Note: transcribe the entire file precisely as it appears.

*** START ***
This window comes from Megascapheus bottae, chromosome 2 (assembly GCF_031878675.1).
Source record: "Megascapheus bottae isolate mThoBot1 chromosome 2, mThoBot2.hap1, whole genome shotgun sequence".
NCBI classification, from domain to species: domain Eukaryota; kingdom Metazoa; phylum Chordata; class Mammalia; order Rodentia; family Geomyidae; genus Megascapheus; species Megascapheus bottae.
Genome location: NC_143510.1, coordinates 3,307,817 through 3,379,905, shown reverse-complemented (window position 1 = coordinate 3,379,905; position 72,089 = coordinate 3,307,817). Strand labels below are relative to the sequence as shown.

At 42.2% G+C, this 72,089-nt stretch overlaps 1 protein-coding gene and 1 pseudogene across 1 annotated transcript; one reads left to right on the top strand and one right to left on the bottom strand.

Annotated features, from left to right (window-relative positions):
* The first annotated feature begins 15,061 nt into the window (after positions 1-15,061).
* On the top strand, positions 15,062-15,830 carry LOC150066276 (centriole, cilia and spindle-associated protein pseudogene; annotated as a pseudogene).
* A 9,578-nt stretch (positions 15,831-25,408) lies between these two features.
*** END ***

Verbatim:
This window comes from Megascapheus bottae, chromosome 2 (assembly GCF_031878675.1).
Source record: "Megascapheus bottae isolate mThoBot1 chromosome 2, mThoBot2.hap1, whole genome shotgun sequence".
NCBI classification, from domain to species: domain Eukaryota; kingdom Metazoa; phylum Chordata; class Mammalia; order Rodentia; family Geomyidae; genus Megascapheus; species Megascapheus bottae.
Genome location: NC_143510.1, coordinates 3,307,817 through 3,379,905, shown reverse-complemented (window position 1 = coordinate 3,379,905; position 72,089 = coordinate 3,307,817). Strand labels below are relative to the sequence as shown.

At 42.2% G+C, this 72,089-nt stretch overlaps 1 protein-coding gene and 1 pseudogene across 1 annotated transcript; one reads left to right on the top strand and one right to left on the bottom strand.

Annotated features, from left to right (window-relative positions):
* The first annotated feature begins 15,061 nt into the window (after positions 1-15,061).
* On the top strand, positions 15,062-15,830 carry LOC150066276 (centriole, cilia and spindle-associated protein pseudogene; annotated as a pseudogene).
* A 9,578-nt stretch (positions 15,831-25,408) lies between these two features.